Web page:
Explanation of Floating Flywheels

Written by elizabeth roberts
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Explanation of Floating Flywheels
Floating flywheels prevent damage to your car's transmission gears. (gear image by Pali A from Fotolia.com)

A floating flywheel, also known as a dual mass flywheel or DMFW, is a double weight that sits on your car's crankshaft, next to the pistons. It prevents the force of the pistons from jarring the engine and damaging it. It is mostly found in diesel engines.

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When you drive your car, the movement of the pistons produces a force that can cause the engine and the crankshaft to vibrate. This force is called torque. The flywheel reduces torque by weighing down the crankshaft, preventing vibration. The floating flywheel, unlike the standard flywheel, also contains springs that further defuse torque.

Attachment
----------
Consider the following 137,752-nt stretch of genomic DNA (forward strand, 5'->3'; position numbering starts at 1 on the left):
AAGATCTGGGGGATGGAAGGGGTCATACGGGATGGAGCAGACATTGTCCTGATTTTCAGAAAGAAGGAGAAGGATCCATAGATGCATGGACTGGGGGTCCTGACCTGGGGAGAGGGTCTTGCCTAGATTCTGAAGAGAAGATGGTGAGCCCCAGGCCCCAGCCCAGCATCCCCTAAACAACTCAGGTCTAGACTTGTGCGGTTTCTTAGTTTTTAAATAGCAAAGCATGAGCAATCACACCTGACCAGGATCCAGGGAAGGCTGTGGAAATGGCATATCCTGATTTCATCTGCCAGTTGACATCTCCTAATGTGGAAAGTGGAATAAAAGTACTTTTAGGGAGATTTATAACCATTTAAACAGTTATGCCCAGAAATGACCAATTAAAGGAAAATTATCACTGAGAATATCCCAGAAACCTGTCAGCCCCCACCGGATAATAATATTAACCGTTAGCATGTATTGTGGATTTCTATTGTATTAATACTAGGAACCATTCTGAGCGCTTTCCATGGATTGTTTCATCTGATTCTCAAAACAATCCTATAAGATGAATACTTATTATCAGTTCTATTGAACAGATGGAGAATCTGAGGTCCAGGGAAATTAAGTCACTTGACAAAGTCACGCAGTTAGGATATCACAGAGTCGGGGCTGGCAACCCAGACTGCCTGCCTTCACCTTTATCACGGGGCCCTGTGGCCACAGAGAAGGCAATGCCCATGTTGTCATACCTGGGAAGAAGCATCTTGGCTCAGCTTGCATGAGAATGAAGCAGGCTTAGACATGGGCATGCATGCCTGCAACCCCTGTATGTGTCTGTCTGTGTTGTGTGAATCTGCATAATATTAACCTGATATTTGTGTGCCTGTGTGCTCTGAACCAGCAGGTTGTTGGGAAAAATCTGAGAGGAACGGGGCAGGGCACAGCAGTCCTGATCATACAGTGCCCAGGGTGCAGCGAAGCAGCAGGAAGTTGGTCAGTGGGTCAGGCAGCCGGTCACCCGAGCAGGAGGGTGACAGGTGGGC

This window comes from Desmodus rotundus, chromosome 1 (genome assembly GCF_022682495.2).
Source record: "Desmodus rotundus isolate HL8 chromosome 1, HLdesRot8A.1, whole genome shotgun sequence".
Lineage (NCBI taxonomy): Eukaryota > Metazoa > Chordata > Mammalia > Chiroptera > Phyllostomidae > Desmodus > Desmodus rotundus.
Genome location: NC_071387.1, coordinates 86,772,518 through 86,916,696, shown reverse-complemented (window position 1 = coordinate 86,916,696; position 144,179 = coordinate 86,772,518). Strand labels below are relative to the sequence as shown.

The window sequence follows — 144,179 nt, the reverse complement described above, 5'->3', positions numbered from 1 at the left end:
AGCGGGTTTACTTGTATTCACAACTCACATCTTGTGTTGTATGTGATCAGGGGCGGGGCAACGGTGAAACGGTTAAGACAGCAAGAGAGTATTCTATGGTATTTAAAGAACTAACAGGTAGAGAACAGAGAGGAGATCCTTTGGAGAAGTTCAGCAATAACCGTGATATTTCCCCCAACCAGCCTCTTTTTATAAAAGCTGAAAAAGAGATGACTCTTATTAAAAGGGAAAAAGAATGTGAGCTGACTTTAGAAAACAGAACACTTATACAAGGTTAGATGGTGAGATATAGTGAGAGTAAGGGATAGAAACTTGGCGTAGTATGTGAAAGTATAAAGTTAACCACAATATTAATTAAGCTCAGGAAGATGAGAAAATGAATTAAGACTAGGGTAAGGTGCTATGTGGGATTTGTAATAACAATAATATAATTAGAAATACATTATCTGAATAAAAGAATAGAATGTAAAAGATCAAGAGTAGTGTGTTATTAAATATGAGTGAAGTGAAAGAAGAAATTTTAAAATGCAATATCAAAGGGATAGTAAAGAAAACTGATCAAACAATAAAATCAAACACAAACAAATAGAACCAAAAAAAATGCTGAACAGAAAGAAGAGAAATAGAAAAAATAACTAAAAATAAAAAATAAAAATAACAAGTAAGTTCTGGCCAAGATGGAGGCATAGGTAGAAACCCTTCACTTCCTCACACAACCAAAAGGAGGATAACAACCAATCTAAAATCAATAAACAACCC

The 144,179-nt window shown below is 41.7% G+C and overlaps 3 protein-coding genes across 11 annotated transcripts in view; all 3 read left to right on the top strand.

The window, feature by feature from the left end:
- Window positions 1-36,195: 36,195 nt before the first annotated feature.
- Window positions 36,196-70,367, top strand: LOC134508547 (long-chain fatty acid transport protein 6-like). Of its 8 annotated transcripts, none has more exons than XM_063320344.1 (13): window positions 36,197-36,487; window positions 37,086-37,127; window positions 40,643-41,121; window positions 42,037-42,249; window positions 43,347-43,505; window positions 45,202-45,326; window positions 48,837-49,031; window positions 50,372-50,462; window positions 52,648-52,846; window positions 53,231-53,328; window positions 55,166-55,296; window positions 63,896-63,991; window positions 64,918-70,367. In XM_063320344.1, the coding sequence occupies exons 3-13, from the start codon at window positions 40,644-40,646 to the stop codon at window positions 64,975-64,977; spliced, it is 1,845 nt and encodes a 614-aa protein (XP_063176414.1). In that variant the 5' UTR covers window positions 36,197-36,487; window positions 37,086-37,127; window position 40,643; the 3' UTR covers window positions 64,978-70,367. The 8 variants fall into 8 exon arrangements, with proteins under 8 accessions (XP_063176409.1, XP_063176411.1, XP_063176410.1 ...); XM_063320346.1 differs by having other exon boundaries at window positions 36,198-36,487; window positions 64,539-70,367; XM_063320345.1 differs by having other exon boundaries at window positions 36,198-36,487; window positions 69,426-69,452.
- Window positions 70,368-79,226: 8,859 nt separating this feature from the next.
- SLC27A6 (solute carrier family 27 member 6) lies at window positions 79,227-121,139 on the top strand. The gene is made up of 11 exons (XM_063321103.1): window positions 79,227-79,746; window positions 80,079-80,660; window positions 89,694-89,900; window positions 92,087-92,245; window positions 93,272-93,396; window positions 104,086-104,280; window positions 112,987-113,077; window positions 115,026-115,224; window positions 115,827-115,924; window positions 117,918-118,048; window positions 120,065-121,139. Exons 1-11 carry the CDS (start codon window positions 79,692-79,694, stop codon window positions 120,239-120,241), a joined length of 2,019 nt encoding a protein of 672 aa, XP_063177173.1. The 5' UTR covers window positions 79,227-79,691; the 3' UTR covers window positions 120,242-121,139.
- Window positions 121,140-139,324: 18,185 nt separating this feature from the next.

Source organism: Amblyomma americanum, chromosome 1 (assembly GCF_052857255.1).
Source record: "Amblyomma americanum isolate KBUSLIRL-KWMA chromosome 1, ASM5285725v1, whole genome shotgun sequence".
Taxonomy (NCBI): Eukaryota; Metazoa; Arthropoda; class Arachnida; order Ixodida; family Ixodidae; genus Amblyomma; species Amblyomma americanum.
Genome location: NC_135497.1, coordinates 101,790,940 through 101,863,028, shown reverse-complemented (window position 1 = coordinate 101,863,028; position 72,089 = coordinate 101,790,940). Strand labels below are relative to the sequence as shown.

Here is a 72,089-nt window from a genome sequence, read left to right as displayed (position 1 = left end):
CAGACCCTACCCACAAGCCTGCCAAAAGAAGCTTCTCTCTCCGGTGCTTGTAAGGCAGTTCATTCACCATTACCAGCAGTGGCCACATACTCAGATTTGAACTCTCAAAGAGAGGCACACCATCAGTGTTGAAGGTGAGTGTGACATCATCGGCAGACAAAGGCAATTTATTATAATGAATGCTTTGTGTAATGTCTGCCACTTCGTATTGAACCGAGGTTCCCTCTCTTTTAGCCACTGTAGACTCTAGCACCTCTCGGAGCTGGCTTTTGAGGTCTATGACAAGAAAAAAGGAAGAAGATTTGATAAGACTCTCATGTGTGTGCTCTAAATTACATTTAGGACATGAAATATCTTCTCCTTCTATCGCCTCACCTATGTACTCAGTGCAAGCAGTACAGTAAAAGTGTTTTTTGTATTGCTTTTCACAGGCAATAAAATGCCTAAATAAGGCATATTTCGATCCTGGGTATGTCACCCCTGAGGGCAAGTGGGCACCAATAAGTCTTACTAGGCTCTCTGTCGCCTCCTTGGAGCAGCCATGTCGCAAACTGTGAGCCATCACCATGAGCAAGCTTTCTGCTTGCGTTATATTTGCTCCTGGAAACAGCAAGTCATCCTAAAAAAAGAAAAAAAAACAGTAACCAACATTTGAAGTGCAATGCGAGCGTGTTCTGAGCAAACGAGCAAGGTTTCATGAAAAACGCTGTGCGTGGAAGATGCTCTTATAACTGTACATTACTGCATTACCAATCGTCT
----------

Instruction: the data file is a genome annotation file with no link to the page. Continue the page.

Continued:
Vibration of a car's engine and crankshaft can cause damage to the transmission. Specifically, it can damage the gears in the transmission. By preventing vibration, the floating flywheel protects the transmission and its gears.


Aside from the floating flywheel, used in diesel engines, there is also a standard flywheel. The standard flywheel is simply one weight placed on the crankshaft. The floating flywheel is two weights, joined by interlocking springs. However, only diesel engines require that level of protection.

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